I attended my first Miami Heat game of the season last Wednesday. It was Game Five of a first round series that only should have gone four games. I was bitter about this because I made a bet that the Heat would sweep the series against the Philadelphia 76ers. I came 95 seconds from winning the bet when the Heat had one of their customary inexplicable collapses, but on a positive note there was an unexpected game I would be able to attend this year.
Our seats were way up in the rafters, three rows from the gate of St. Peter’s, but for some reason we still yelled at the court as though the players could hear us from a kilometer away. I guess it’s less silly than yelling at the television as I too often do.
The real goal if you want to be heard is to start a chant. I figured at some point the game would grow uncompetitive and I would start a “Boston sucks” chant (Boston being the team the Miami Heat would play in the next round). My proudest moment as a sports fan was on a Christmas Day game when the Los Angeles Lakers were in town and shooting guard and alleged rapist, Kobe Bryant, was on the free throw line. I started a chant that spread through the entire section of “out-of-court-settle-ment”. The gold standard of chants was in the 2006 NBA Finals when Dallas Mavericks forward Dirk Nowitzki said part of his ritual at the free throw line was to hum a David Hasselhoff song and so the crowds serenaded him with “Da-vid Hassel-hoff”. I told myself I should come up with something more clever than Boston sucks.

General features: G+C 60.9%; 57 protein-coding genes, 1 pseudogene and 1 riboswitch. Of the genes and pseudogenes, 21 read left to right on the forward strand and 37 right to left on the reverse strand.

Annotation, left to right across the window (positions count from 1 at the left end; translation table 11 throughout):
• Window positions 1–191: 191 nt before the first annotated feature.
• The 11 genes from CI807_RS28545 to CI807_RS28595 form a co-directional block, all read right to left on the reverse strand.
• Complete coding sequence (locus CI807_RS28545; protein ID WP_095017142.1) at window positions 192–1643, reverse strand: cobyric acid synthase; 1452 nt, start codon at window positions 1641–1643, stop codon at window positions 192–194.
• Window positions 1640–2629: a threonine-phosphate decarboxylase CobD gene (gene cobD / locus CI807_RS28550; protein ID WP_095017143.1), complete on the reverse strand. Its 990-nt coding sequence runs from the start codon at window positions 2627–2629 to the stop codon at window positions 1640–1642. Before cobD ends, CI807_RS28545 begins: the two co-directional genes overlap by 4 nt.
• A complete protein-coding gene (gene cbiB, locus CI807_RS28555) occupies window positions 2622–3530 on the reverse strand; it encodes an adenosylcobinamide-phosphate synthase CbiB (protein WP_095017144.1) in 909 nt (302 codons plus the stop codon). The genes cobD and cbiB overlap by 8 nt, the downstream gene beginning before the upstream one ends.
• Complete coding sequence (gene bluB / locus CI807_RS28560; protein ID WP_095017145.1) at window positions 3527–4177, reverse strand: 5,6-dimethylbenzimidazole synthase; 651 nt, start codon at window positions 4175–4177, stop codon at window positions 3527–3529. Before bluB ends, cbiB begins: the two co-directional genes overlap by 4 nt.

The contest began and I was unable to find the energy for creativity. The 76ers were putting the hurt on the Heat. My brother, his friend and I were blaming the coach, then the referees, and finally the players. We figured out the players must have all been hungover, the referees were on the fix, and the coach only had the job because he had incriminating photographs of his employers.
Around this time I realized I must have a serious psychological problem. Here I am at a sporting event as a spectator at a dramatic game, but I could not enjoy a single moment of it. As a kid watching these contests and taking them so seriously I figured that if one of the two teams I rooted for, the Miami Heat of the Miami Dolphins, ever won a championship I could enjoy the games and not get knocked down by the outcomes. But in 2006 the Heat won the championship and not even five years later I am behaving like my team losing is a worse fate than an oil spill, nuclear explosion, or a chicken pox outbreak.
But in the end the home team won. We exchanged high fives, threw the white seat covers in the air and as we walked down the corridor with thousands of other pleased and psychologically unwell fans we started the chant. “Bos-ton… sucks. Bos-ton… sucks. Bos-ton…sucks.”